Oxford School of Photography

insights into photography

Daily Archives: June 4, 2014

Studying Photography at a college in the UK

University guide 2015: league table for film production and photography as found in The Guardian

We run courses aimed at recreational photographers, those people for whom photography is a wonderful creative activity, some people take our courses as a precursor to going to college and study photography in depth.

If you want to become a photographer it seems easy now, digital cameras do it all for you right, well wrong actually. Digital has made it easier for people with limited technical or visual skill to enter the market as a photographer and to work at a low level but if you want to succeed as a professional photographer you should consider going to college and studying as you would for any profession.  Where to Study Photography In The UK is another place to start looking, this new post featuring The Guardian lists a league table of the best colleges. For more information go here


Another take on this can be found from 2012 and an article by  Alex Hare in the Independent “The new academic year is almost upon us and as universities prepare to open their doors to the latest batch of students paying the highest fees in history for their education, we take a look at whether embarking on a photography degree is still a worthy option.

First, let’s consider why someone would want to study photography. I teach one morning a week at my local university and I ask all my year one students what they want to do when they graduate. Everyone says they want to be a photographer. Will they all graduate and instantly become professional photographers? No, and I’d eat my 70-200mm L Series lens if they did. Will some make it eventually? Yes, inevitably, and this doesn’t mean that, for the rest, the degree has been a waste. Not every history student becomes a historian, after all………….But, it’s taken me 10 years to get to where I want to be and Karen thinks a photography degree can drastically cut the time spent getting ‘Life Experience’ down; “a photography degree is not some glorified camera club, we interview and assess candidates before accepting them. We ensure we have the brightest, most committed students and in return we give them a genuine means to an end. The degree opens far more career doors than it shuts and they leave with enough technical knowledge to hold their own as well as a range of intellectual rigour, academic, political and ideological awareness that employers in any industry look for in any graduate…………I’m left wondering what a first year student can do then to give themselves the best possible chances of succeeding, whether they choose to become a photographer or enter a different career path on graduation. Karen says; “they have to live and breathe the subject, not just stroll in, do their lectures and go home. They have to put in time and effort to push their creativity and their intellect beyond what we’re teaching them.”” Read the full article here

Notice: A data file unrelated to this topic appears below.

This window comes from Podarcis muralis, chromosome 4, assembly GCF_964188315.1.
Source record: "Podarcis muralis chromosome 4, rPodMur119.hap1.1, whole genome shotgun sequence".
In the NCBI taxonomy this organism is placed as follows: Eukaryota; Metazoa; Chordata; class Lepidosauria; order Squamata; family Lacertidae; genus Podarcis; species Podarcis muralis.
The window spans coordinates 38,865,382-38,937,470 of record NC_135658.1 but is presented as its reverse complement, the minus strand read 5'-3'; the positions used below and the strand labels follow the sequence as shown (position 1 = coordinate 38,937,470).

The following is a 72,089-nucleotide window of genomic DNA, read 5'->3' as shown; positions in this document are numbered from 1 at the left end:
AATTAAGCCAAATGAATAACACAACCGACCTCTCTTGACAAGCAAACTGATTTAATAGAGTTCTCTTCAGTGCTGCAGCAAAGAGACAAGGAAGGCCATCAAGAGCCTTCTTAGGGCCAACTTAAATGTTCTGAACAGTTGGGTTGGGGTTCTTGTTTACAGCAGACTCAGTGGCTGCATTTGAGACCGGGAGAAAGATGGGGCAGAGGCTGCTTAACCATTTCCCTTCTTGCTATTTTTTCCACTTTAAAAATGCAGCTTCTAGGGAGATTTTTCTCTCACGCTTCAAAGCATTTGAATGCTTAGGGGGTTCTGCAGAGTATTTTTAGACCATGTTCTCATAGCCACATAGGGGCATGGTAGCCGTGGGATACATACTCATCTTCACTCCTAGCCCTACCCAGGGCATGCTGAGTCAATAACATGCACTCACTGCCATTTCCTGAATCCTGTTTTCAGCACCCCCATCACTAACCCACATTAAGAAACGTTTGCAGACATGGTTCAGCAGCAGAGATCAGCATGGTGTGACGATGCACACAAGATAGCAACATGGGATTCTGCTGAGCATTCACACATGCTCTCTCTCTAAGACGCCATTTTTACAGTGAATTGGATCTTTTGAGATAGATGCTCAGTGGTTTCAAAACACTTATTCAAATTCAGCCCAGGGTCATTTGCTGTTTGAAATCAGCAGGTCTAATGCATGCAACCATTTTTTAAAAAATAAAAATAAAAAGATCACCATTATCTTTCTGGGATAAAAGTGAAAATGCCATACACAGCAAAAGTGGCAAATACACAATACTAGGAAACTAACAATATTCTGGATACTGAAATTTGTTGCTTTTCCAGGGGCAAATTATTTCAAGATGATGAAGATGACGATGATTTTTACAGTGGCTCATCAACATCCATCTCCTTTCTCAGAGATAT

CBRE Urban Photographer of the Year 2014

Welcome to the Urban Photographer of the Year competition 2014
The brief of the competition ‘Cities at Work’ challenges you to capture what you consider to be the essence of urban life at any time of day, be it poignant, inspiring, quirky or amusing.

Open to both professional and amateur photographers, the competition is free to enter and accepts up to 24 images from an individual entrant; one to represent each hour of the day.

Winner  Mark French UK   Looking good at work Hong Kong

Image: © Mark French, UK –  Looking good at work, Hong Kong –

CBRE today launched its global Urban Photographer of the Year competition with the theme, Cities at Work. Now in its eighth year, the competition continues to attract photographers from around the world. This year’s entrants are asked to capture the essence and reality of the working life of a city, with all of its beauty and day to day routine.

Open to both professional and amateur photographers, the competition is free to enter and accepts up to 24 images from an individual entrant; one to represent each hour of the day. The overall global winner of the 2014 competition will be able to choose a luxury photo safari from a range of exotic locations sponsored by CBRE. Prizes will also be awarded to regional winners in Europe, Asia and the Americas and for the 24 standout images representing each hour of the day.

Previous winners have drawn inspiration from cycling commuters, shoe shiners in New York and the bustling markets of Cambodia. Last year’s winning image, captured by Mark French, depicted a bus driver checking his reflection during the morning rush hour in Hong Kong.

This year the competition has a new category for children and young adults aged between 13 and 25 (including students). Supported by Plan International, CBRE’s new EMEA charity partner, the category will be judged by young adults involved in Plan International and the charities board.

The closing date for entries is 8 August 2014.

Further details here